Monday, April 20, 2009

Two Minutes, Seventeen Seconds

2009-2010 Pilot Round-Up, Part 1

ABC has a lot of fine prospects for the 2009-2010 season, but one of the most exciting is a pilot called Flash Forward, based on the Robert J. Sawyer novel of the same name. (I don't love that title, but that's neither here nor there.)

The story begins with a worldwide event: the population of the world blacks out for two minutes and seventeen seconds, during which everyone experiences a vision of his or her future. FBI agent Mark Benford, horrified by what he sees, assembles a team to figure out what the event means and how to prevent the future it projected. The team assembles a vast mosaic of visions as they ask people the same question: "What did you see?"

It's an ambitious premise that could set off a tangled, enigmatic plot in the vein of Lost. And I'm all for shows with serialized storylines, as I consider them to be more worthwhile and rewarding than many procedurals. (There are a lot of cop/lawyer/doctor shows on the slate for next season.) Indeed, this show seems like one that will take some mightily attentive viewing but could also be fiendishly addictive—assuming it remains on the air long enough.

Wednesday, April 1, 2009

An Elegy for the Remote-Free


One of my favorite practices this season was Fox's "remote-free TV" model, in which the networks aired fewer commercials during each episode of Fringe and Dollhousewhile charging advertisers more for the exclusivityin an effort to keep viewers watching live, instead of recording the shows and fast-forwarding through the commercials. I liked it because, as a result, each episode's running time was 49 or 50 minutes, instead of just 42 or 43 minutes.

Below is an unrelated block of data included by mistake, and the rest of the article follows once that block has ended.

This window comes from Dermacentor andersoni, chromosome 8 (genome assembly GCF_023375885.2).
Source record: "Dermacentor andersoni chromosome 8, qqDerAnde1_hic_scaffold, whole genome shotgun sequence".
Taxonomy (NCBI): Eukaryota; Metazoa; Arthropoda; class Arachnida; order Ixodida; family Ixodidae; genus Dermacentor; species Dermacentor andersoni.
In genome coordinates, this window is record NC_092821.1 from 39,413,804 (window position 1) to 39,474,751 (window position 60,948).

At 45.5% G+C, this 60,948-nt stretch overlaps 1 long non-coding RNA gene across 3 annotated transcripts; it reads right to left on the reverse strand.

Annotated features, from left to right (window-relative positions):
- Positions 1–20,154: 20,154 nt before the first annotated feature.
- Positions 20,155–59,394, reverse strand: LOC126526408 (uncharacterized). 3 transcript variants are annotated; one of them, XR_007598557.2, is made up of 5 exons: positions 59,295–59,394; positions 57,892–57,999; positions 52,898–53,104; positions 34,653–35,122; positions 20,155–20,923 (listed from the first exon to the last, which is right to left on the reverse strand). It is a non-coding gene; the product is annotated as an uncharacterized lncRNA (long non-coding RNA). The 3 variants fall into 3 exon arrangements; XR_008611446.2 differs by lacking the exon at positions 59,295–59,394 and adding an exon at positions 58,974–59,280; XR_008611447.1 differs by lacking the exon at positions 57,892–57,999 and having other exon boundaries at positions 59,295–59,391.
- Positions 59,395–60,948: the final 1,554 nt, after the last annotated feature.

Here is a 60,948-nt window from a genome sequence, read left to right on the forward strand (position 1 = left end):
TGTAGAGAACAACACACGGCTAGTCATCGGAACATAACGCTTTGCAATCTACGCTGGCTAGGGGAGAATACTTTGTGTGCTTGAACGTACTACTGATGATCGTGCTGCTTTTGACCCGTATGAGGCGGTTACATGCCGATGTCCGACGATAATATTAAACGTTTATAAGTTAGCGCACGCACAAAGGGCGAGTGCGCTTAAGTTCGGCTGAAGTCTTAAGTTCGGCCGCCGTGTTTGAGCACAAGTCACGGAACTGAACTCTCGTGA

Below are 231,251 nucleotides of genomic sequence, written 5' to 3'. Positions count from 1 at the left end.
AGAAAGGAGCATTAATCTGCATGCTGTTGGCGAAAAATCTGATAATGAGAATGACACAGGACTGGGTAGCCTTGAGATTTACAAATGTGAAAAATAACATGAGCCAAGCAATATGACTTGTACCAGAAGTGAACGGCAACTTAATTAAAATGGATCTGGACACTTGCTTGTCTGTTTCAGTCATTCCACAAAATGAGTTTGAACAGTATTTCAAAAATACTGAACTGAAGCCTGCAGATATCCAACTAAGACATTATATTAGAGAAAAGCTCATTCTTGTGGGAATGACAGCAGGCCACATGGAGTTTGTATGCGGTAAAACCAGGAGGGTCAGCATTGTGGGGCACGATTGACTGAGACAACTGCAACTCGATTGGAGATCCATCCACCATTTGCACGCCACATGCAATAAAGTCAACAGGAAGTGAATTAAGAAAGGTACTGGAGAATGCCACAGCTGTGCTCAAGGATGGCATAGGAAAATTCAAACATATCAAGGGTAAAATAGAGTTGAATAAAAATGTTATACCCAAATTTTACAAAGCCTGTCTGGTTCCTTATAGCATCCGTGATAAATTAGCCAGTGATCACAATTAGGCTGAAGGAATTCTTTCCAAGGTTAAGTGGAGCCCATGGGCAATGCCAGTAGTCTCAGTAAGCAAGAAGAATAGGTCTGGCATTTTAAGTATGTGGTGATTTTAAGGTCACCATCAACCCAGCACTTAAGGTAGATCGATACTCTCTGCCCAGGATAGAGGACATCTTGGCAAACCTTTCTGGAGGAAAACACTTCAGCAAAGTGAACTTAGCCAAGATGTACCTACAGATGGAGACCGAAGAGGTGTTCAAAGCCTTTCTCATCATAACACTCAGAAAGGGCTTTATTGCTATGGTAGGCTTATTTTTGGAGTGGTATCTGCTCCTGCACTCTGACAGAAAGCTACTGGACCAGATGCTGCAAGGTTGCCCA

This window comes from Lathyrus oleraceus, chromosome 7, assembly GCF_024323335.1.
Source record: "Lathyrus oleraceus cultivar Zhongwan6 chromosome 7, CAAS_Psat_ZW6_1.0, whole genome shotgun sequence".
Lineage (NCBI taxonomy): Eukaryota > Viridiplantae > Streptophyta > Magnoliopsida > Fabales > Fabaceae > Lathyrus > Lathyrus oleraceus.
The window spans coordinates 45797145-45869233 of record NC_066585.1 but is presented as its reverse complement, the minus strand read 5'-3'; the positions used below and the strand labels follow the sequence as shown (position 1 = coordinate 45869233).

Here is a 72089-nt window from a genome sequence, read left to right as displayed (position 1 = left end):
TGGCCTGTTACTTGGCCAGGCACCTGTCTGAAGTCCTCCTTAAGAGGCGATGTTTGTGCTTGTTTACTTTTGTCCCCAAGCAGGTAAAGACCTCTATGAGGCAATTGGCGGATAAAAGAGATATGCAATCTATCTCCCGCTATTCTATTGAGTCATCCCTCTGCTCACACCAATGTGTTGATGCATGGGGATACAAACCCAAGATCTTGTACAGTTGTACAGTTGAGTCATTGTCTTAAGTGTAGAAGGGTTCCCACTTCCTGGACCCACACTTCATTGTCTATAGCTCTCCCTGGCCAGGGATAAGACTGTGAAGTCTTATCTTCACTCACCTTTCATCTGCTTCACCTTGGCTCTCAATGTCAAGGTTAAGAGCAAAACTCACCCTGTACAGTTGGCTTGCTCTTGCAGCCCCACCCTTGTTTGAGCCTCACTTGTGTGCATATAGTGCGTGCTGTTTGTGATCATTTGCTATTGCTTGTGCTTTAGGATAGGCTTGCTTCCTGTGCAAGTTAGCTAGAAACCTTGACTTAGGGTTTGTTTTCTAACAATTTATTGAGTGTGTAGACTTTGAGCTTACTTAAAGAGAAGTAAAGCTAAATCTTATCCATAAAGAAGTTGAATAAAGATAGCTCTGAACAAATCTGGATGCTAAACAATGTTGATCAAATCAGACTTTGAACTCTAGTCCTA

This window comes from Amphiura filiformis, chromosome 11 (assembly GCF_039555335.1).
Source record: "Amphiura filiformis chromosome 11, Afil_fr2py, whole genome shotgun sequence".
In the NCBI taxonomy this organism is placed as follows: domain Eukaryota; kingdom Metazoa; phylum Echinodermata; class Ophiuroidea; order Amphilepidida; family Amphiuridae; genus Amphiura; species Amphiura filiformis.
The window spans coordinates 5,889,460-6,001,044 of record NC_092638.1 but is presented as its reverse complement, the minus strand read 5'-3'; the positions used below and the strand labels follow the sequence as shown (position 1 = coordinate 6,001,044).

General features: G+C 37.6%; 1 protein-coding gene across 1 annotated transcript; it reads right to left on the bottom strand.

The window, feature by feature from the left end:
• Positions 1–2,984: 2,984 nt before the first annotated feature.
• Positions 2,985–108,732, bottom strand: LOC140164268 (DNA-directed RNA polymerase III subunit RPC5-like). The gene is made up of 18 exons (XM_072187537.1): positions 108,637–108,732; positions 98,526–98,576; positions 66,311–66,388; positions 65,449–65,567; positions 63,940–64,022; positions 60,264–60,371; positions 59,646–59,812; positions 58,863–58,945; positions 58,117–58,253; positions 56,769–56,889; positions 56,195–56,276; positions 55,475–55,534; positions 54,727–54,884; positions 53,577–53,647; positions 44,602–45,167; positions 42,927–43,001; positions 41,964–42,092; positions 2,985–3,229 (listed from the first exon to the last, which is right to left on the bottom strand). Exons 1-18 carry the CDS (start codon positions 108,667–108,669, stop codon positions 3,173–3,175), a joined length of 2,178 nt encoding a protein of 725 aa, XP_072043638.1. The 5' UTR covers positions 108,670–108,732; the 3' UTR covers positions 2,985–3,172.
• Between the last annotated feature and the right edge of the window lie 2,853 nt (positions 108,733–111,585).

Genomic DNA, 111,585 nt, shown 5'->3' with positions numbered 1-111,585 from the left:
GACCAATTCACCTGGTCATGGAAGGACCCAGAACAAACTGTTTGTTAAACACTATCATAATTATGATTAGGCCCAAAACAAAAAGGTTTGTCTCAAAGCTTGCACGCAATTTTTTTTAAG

Unfortunately, the experiment had its share of setbacks, according to this article at Airlock Alpha. Even though viewers paid more attention to the ads, many companies were reluctant to shell out the extra bucks. Also, each episode was more expensive to produceand the extra minutes of each episode would be cut if the show was ever to air on another network.

I have to confess that I did nothing to help save the venture. I rarely watching anything live, unless it's some sort of viewing get-together with friends. The reduced number of ads simply meant less time through which to fast-forward.

However, I propose remote-free TV could work (and should be implemented) for shows like Dancing with the Stars or American Idol for a number of reasons: a) advertisers would gladly pay more since DWTS and Idol are huge ratings successes, b) it would reduce the running time of the show, especially if the producers trimmed some of the padding to fit those shows into an hour-long time slot, and, assuming that happened, c) other shows could be added to the lineup to fill those now-vacant time slots.

Networks, please have faith in remote-free TVif not for me and my selfish desires, then for the sake of packing more into your primetime hours.